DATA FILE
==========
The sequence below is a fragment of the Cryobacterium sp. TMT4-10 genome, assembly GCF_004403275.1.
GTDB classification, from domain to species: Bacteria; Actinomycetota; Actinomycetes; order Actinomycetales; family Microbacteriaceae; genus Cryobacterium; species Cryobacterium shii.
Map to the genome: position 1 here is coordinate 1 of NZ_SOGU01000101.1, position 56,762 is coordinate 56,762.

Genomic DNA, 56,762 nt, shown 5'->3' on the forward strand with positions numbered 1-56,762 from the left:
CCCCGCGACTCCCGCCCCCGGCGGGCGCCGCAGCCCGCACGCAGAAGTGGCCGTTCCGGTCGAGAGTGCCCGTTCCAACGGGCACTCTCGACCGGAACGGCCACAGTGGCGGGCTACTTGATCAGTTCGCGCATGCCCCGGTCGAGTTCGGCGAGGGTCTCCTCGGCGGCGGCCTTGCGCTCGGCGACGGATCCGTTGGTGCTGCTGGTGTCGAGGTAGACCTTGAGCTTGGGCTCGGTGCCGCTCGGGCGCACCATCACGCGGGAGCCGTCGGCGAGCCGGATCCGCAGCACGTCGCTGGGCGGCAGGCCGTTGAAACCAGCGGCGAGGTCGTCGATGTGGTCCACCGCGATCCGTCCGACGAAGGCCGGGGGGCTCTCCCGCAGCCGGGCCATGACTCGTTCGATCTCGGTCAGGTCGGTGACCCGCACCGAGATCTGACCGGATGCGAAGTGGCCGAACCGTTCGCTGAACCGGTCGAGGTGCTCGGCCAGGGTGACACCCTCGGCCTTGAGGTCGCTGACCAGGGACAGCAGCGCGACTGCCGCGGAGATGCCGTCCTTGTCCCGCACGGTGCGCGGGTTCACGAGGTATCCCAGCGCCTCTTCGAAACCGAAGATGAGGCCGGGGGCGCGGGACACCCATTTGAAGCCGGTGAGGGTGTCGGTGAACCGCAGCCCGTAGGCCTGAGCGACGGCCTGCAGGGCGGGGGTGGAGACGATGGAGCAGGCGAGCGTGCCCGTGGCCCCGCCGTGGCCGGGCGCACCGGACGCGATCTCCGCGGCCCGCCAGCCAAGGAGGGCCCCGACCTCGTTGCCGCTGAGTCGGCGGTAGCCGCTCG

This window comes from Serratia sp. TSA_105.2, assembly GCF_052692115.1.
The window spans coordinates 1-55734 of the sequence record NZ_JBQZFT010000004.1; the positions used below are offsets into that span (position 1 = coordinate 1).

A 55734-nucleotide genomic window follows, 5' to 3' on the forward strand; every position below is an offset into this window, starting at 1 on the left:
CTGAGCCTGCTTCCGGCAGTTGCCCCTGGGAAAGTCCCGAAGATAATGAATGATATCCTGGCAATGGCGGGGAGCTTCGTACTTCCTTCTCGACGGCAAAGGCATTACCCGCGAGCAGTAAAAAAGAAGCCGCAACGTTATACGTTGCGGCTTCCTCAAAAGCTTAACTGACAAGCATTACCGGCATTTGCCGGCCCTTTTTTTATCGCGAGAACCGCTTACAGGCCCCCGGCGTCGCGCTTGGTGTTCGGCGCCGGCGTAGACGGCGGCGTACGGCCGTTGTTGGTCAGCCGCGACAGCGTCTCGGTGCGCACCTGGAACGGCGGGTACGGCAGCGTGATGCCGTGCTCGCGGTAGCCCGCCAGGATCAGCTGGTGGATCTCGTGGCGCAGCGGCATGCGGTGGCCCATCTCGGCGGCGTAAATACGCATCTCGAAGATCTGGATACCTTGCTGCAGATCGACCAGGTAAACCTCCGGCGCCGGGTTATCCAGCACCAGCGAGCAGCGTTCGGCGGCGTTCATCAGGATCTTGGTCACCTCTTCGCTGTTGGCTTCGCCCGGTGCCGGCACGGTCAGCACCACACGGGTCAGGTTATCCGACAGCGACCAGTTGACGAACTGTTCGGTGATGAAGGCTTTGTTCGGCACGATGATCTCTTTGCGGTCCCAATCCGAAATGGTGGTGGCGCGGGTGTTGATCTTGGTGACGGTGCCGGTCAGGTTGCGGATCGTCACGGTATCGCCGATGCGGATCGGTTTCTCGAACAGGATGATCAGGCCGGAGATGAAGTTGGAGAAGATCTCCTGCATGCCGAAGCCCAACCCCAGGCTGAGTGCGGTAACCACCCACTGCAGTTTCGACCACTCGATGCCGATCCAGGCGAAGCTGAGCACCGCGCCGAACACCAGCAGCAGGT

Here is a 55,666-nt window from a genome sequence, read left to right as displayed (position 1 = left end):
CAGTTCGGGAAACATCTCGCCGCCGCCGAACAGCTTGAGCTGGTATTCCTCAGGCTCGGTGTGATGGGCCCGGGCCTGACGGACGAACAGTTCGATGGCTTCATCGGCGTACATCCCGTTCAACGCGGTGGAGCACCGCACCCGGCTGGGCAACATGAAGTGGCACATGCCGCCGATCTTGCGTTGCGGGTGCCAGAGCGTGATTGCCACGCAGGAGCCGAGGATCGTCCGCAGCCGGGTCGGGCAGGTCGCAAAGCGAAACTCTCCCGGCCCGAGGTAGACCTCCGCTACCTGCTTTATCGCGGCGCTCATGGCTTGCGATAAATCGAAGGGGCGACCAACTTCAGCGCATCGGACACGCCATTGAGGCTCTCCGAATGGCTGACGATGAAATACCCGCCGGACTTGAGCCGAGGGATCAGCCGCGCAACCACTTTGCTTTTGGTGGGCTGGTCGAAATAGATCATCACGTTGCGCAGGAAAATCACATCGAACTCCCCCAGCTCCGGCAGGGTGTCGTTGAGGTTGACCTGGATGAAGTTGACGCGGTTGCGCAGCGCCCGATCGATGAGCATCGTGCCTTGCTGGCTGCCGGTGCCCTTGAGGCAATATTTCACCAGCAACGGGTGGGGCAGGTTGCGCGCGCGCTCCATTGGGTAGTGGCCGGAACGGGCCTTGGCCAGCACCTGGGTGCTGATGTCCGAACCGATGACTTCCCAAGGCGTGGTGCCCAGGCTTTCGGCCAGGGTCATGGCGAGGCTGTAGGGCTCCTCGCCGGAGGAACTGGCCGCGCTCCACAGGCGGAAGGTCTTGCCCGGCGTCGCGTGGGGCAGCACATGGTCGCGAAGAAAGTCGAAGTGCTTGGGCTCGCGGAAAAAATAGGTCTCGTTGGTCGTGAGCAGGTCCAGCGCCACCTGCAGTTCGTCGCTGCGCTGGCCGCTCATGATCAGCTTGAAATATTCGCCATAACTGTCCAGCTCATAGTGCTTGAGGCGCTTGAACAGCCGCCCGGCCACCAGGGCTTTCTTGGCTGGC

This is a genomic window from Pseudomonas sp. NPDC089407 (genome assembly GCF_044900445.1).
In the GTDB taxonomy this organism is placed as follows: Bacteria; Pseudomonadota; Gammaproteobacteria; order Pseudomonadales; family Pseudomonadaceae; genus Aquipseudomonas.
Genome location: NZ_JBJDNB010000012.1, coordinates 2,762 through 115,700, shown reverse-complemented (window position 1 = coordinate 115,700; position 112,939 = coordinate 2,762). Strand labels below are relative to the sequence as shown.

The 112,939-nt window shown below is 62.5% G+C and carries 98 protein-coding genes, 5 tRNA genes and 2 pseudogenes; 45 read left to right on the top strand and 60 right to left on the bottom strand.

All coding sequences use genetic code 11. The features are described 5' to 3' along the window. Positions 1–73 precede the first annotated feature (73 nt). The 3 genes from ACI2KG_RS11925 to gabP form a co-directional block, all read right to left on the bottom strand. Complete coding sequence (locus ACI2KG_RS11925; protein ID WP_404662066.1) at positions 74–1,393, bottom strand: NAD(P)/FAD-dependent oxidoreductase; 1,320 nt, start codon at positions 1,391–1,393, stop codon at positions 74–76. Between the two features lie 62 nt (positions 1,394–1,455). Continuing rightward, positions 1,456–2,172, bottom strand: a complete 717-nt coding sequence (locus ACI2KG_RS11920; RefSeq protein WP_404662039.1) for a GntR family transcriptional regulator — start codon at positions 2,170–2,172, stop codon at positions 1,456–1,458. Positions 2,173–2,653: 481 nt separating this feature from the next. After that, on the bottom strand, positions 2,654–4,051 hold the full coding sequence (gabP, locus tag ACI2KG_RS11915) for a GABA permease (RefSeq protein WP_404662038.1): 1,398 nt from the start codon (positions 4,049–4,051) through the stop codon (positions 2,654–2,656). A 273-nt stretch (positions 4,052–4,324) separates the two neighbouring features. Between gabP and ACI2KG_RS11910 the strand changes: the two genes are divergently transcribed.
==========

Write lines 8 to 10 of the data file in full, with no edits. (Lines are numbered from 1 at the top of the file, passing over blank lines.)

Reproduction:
A 55734-nucleotide genomic window follows, 5' to 3' on the forward strand; every position below is an offset into this window, starting at 1 on the left:
CTGAGCCTGCTTCCGGCAGTTGCCCCTGGGAAAGTCCCGAAGATAATGAATGATATCCTGGCAATGGCGGGGAGCTTCGTACTTCCTTCTCGACGGCAAAGGCATTACCCGCGAGCAGTAAAAAAGAAGCCGCAACGTTATACGTTGCGGCTTCCTCAAAAGCTTAACTGACAAGCATTACCGGCATTTGCCGGCCCTTTTTTTATCGCGAGAACCGCTTACAGGCCCCCGGCGTCGCGCTTGGTGTTCGGCGCCGGCGTAGACGGCGGCGTACGGCCGTTGTTGGTCAGCCGCGACAGCGTCTCGGTGCGCACCTGGAACGGCGGGTACGGCAGCGTGATGCCGTGCTCGCGGTAGCCCGCCAGGATCAGCTGGTGGATCTCGTGGCGCAGCGGCATGCGGTGGCCCATCTCGGCGGCGTAAATACGCATCTCGAAGATCTGGATACCTTGCTGCAGATCGACCAGGTAAACCTCCGGCGCCGGGTTATCCAGCACCAGCGAGCAGCGTTCGGCGGCGTTCATCAGGATCTTGGTCACCTCTTCGCTGTTGGCTTCGCCCGGTGCCGGCACGGTCAGCACCACACGGGTCAGGTTATCCGACAGCGACCAGTTGACGAACTGTTCGGTGATGAAGGCTTTGTTCGGCACGATGATCTCTTTGCGGTCCCAATCCGAAATGGTGGTGGCGCGGGTGTTGATCTTGGTGACGGTGCCGGTCAGGTTGCGGATCGTCACGGTATCGCCGATGCGGATCGGTTTCTCGAACAGGATGATCAGGCCGGAGATGAAGTTGGAGAAGATCTCCTGCATGCCGAAGCCCAACCCCAGGCTGAGTGCGGTAACCACCCACTGCAGTTTCGACCACTCGATGCCGATCCAGGCGAAGCTGAGCACCGCGCCGAACACCAGCAGCAGGT

Here is a 55,666-nt window from a genome sequence, read left to right as displayed (position 1 = left end):